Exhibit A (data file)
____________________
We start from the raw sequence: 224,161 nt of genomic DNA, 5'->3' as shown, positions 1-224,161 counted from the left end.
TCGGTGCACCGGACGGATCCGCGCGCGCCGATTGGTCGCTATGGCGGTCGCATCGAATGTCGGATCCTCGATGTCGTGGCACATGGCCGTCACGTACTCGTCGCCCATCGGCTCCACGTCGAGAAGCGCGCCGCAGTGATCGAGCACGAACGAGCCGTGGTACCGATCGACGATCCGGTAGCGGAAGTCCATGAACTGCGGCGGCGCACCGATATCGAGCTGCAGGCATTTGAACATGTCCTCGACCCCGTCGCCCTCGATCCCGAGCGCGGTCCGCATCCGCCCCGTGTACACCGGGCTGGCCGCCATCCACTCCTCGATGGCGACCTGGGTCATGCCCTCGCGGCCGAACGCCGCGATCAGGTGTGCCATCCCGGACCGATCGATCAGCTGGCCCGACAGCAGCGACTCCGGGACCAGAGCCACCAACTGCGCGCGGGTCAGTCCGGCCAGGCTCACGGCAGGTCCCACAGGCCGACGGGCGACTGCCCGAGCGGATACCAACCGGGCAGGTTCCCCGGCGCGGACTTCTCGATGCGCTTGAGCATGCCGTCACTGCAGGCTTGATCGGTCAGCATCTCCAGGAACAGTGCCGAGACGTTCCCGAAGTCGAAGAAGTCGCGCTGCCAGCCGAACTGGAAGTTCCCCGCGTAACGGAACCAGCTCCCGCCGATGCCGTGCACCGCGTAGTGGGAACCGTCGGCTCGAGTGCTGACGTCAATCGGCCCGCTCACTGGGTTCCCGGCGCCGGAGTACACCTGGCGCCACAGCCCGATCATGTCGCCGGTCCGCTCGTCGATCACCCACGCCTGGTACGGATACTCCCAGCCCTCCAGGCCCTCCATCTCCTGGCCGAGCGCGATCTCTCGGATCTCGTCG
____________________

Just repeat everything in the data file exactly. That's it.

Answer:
We start from the raw sequence: 224,161 nt of genomic DNA, 5'->3' as shown, positions 1-224,161 counted from the left end.
TCGGTGCACCGGACGGATCCGCGCGCGCCGATTGGTCGCTATGGCGGTCGCATCGAATGTCGGATCCTCGATGTCGTGGCACATGGCCGTCACGTACTCGTCGCCCATCGGCTCCACGTCGAGAAGCGCGCCGCAGTGATCGAGCACGAACGAGCCGTGGTACCGATCGACGATCCGGTAGCGGAAGTCCATGAACTGCGGCGGCGCACCGATATCGAGCTGCAGGCATTTGAACATGTCCTCGACCCCGTCGCCCTCGATCCCGAGCGCGGTCCGCATCCGCCCCGTGTACACCGGGCTGGCCGCCATCCACTCCTCGATGGCGACCTGGGTCATGCCCTCGCGGCCGAACGCCGCGATCAGGTGTGCCATCCCGGACCGATCGATCAGCTGGCCCGACAGCAGCGACTCCGGGACCAGAGCCACCAACTGCGCGCGGGTCAGTCCGGCCAGGCTCACGGCAGGTCCCACAGGCCGACGGGCGACTGCCCGAGCGGATACCAACCGGGCAGGTTCCCCGGCGCGGACTTCTCGATGCGCTTGAGCATGCCGTCACTGCAGGCTTGATCGGTCAGCATCTCCAGGAACAGTGCCGAGACGTTCCCGAAGTCGAAGAAGTCGCGCTGCCAGCCGAACTGGAAGTTCCCCGCGTAACGGAACCAGCTCCCGCCGATGCCGTGCACCGCGTAGTGGGAACCGTCGGCTCGAGTGCTGACGTCAATCGGCCCGCTCACTGGGTTCCCGGCGCCGGAGTACACCTGGCGCCACAGCCCGATCATGTCGCCGGTCCGCTCGTCGATCACCCACGCCTGGTACGGATACTCCCAGCCCTCCAGGCCCTCCATCTCCTGGCCGAGCGCGATCTCTCGGATCTCGTCG